Options for Evaluation of Instruction

This help documentation provides options for faculty seeking student feedback about their learning experiences, and primarily focuses on ideas for midterm evaluations. For information about end-of-term course evaluations, see: Course Evaluations - Office of Institutional Effectiveness.

Topics addressed in this document include:

  • Preliminary Considerations
  • Evaluation Options
  • Technical Applications in Canvas, Commons, Qualtrics, Socrative, and Zoom

Preliminary Considerations

Formative evaluation or formative assessment can be used to inform instructional decision making (Meyer, Rose, & Gordon, 2016). It can also be used to give feedback to students in order to support learning (Falchikov 2005; Yorke 2003). These two aspects of assessment can be addressed by the questions: How am I, as an instructor, doing? How is the student doing?

Midterm course evaluations are unique in that they are best suited to find out what, if anything, should be adjusted right away in the course, what could be adjusted in a future offering of the class, and what cannot be adjusted due to departmental, program, discipline, or university requirements. Questions are best framed around the course being in progress using phrasing like "so far" and "based on ____, my experience has been..."

For more information, refer to the “Student Feedback” or to the “Evaluation of Learning” sections of the WWU/CIIA Teaching Handbook.

Evaluation Options

The following techniques highlight approaches that can support your understanding of how students are experiencing learning in your class.

  • Survey Feedback: In a survey, students respond to questions about the effectiveness of a particular class session or course topic.
  • Focus Groups: Via a synchronous online or in-person session, students work in groups to address questions about the effectiveness of a particular class session or course topic, then provide feedback in a separate session or they can compile the anonymized discussion notes to share with the instructor. 
  • Reflection Discussion: With an in-person or online discussion, each student responds to an open-ended prompt about his or her thinking on a topic that is answered in less than two minutes.
    • Example: In the main activity [today], describe how your understanding of the topic changed due to the content/analysis/discussion.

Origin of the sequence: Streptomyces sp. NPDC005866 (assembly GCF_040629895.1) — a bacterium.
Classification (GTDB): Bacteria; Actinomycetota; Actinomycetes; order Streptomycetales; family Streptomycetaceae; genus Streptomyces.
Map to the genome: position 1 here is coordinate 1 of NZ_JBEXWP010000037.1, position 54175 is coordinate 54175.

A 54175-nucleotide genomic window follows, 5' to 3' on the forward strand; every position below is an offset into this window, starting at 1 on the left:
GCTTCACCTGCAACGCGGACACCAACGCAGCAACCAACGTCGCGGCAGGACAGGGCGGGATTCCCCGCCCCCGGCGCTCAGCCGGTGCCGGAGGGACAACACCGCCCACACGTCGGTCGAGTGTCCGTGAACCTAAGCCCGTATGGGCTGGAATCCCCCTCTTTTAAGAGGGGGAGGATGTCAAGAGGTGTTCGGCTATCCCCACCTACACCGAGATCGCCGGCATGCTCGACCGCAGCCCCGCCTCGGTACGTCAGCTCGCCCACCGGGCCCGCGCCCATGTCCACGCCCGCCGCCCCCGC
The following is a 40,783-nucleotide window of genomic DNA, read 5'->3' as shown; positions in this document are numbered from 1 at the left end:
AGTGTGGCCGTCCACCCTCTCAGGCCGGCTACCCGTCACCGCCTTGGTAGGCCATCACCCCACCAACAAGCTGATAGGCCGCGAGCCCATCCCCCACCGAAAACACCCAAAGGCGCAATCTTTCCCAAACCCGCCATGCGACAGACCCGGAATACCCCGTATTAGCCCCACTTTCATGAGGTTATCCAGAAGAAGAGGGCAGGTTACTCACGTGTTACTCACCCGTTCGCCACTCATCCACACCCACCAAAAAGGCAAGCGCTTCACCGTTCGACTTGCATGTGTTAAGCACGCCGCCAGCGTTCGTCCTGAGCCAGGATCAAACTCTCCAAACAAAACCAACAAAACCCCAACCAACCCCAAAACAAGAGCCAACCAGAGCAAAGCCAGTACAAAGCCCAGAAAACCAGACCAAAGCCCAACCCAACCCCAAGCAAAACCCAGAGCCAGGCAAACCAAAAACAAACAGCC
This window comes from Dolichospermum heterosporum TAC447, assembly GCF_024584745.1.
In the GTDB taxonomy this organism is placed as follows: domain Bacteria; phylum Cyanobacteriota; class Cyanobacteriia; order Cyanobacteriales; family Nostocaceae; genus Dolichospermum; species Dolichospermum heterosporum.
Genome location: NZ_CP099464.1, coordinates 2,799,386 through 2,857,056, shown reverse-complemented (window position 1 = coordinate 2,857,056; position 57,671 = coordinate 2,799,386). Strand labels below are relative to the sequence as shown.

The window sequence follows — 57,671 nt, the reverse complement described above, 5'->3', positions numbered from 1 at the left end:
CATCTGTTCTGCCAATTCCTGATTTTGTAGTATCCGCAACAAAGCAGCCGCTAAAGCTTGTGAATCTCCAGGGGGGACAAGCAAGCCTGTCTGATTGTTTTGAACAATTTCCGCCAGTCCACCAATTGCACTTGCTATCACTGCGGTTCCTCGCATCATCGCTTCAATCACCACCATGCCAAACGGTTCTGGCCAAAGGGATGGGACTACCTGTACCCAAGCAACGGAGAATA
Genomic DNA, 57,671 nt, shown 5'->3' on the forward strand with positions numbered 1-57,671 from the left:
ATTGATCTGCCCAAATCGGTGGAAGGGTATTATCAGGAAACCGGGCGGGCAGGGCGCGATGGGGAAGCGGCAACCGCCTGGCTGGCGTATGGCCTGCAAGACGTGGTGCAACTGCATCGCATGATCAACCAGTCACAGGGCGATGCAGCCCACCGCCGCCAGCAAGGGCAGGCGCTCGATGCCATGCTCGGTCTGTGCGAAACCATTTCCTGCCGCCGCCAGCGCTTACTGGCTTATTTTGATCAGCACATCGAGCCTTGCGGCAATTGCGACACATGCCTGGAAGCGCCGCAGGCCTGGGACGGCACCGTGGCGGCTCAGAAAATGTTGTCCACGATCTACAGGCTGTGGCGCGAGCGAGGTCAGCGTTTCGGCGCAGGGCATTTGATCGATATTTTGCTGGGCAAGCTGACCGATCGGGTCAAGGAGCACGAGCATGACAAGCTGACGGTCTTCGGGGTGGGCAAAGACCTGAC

• Reflection Feedback: In an assignment, students respond to questions related to the student’s learning in the course.
    • Examples: What have I learned [in this activity/this week]? What do I find challenging? What additional support do I need? 
  • Concept Maps: Ask students to create concept maps representing their understanding of key concepts and use these as a “check-in” for learning. Students can use a whiteboard tool to draw a concept map based on key concepts that have been considered. 
  • See also: Classroom Assessment Techniques - Tufts University

(Adapted from work by: Danielle Mihram, Director, USC Center for Excellence in Teaching).

Technical Applications in Canvas, Commons, Qualtrics, Socrative, and Zoom


Canvas can provide options for conducting asynchronous formative assessment.

  • Discussion Forum: The Canvas discussion forum can be used to collect student feedback, check for comprehension, etc. These forum postings can be semi-structured or unstructured and will provide students with an opportunity to provide in-depth feedback or information.
  • Assignment: Students may complete an assignment that addresses a form of formative assessment, as outlined above. The assignment could be set up as complete/incomplete or no points, a small value of points, or as extra credit.
  • Quiz/Survey: Canvas quizzes and surveys can have direct questions related to course learning objectives, course quality, delivery method, etc. that can provide valuable feedback for reviewing and revising course content. These can be set-up as graded or ungraded, surveys* or standard quizzes.

    Note: The anonymous option can be enabled or disabled before or after a survey has received submissions, which means that faculty can potentially see who submitted the feedback. Students would get notified of the change, but faculty may want to look at other tools for permanent anonymity. If you use Canvas, make sure your students know of the survey limitations.
    Qualtrics provides an alternative that provides for anonymity. See also: How to make a Google form survey anonymous